It’s morning. You’re pouring milk over your cereal and a thick glob lands on your cornflakes as you tip the carton. What do you do? These days most people don’t expect to find cream in their milk, so many think this yellow blob mean it’s gone off. Homogenised milk is the norm today, and the cream line is an endangered beast.
Homogenisation is a mechanical process which breaks up the cream’s fat globules so they don’t float to the top, and distributes them throughout the liquid. There are several reasons behind this; it increases the whiteness of milk and stops ‘unsightly’ cream streaking, it reduces its fatty sensation, which large-scale processors believe consumers don’t want, and creates a uniform consistency, crucial when processing milk in huge volumes.
We don’t homogenise at the Riverford Dairy as we feel it’s unnecessary, adding to the carbon footprint of the product, purely for cosmetic reasons. Our philosophy of keeping things simple applies here and anecdotal evidence suggests it’s a big factor in our milk’s popularity; it means it’s got personality.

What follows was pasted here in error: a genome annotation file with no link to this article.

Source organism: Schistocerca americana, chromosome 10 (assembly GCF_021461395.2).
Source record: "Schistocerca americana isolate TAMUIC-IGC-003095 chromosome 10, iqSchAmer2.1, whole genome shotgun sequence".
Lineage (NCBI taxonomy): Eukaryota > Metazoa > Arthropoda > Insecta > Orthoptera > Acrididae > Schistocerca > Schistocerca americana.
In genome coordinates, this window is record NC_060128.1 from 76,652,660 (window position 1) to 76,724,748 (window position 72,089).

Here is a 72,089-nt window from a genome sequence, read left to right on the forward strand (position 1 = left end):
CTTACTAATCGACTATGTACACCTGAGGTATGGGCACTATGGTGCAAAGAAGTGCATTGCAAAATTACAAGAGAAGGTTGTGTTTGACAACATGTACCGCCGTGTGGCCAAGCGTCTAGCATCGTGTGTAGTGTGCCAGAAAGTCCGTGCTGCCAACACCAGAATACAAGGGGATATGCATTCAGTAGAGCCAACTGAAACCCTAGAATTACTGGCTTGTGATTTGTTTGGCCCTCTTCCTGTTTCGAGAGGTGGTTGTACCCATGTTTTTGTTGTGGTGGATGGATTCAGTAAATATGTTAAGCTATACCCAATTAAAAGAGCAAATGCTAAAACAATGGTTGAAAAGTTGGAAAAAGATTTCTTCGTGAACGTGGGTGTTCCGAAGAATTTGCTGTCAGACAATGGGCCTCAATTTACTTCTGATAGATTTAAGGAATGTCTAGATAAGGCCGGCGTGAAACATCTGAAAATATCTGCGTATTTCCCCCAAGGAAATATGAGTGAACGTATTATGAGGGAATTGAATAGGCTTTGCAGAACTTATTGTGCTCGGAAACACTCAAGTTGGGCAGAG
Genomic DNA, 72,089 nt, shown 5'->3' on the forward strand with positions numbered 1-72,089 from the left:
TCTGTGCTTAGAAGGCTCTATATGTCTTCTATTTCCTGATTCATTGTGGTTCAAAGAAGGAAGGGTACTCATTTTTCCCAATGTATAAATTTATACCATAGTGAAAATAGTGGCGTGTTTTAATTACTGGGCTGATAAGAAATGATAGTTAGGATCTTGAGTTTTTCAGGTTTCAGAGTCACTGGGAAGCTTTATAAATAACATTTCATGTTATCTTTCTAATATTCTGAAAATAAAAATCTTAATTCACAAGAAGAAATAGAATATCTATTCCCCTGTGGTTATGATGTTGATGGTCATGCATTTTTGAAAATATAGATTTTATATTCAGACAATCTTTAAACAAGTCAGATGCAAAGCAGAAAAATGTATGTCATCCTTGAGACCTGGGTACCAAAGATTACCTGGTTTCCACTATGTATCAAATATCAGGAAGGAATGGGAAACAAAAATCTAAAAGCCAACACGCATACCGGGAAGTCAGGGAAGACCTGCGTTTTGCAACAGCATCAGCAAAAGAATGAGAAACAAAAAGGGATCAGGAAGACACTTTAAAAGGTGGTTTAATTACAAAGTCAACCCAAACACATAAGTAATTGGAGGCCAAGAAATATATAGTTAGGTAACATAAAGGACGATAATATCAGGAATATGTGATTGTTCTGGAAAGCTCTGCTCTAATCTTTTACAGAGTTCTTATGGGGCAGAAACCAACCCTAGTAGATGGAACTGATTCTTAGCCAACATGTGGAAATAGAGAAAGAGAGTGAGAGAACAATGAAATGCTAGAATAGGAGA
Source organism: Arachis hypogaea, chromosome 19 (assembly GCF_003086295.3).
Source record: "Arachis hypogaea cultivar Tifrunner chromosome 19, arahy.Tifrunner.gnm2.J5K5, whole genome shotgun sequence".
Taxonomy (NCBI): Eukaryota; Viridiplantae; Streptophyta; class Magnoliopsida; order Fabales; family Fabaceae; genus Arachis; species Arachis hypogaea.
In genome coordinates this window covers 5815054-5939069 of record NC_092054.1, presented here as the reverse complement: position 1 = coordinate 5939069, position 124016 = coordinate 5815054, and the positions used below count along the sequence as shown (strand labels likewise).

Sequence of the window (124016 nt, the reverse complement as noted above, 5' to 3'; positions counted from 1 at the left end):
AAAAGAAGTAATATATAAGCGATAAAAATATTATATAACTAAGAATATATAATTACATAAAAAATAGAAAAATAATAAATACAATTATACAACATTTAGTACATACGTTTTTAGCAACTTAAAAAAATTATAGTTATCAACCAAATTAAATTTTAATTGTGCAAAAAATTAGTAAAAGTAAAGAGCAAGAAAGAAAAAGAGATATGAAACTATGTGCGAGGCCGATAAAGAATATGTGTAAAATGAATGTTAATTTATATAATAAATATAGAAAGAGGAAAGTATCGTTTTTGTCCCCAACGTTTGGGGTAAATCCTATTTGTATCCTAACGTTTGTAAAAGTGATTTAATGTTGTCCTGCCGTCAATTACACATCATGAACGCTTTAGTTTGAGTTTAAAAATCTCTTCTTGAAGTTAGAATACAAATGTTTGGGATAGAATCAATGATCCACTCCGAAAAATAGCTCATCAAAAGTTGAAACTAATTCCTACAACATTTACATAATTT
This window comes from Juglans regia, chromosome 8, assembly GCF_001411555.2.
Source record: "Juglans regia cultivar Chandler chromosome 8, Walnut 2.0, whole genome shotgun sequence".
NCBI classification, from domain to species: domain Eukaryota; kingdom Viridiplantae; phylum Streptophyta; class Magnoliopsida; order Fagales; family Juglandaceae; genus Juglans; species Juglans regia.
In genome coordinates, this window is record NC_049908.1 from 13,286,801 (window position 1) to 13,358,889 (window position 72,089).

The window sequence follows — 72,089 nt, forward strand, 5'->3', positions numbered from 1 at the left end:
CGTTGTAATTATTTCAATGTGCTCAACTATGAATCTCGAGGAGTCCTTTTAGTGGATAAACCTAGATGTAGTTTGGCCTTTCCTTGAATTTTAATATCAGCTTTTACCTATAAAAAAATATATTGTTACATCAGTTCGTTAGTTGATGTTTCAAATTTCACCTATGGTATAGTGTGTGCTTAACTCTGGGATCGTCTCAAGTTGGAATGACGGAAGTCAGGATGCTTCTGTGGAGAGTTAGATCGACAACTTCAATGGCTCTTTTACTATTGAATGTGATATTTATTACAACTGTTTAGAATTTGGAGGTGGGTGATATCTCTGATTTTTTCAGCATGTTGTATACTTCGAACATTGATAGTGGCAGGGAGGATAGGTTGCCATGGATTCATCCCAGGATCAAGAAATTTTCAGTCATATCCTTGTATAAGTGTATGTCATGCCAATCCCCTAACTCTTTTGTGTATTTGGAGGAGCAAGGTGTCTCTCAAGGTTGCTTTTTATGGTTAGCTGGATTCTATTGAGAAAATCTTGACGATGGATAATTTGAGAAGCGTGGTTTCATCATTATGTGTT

Mass-produced milk travels from many farms and is standardised at enormous processing plants before bottling, so there’s no difference month to month. Riverford milk only comes from our herd (though occasionally we have to top it up a bit), so its flavour and colour reflect what’s going on in the farming year – and the milking parlour is 200 yards from the dairy. Come springtime when the cows go out their milk is lighter at first, then becomes richer and more yellow as new grasses and clovers come through. In the winter they eat mainly silage and hay, so the milk changes again. Our cows also get what doesn’t fill your vegboxes (nicked spuds, dented apples) which we think adds to their milk’s deep flavour.
Some people believe that unhomogenised milk is better for you too, linking it to a lower risk of heart attacks – however not all scientists agree on this. It’s probably best to stick to the old adage that nature knows best. We don’t mess with your milk, we just pasteurise and pack it, so enjoy your pint of personality. Though technically it’s 568ml – it just doesn’t sound as romantic.
Rachel Lovell from Riverford’s ‘bucking bovines’ video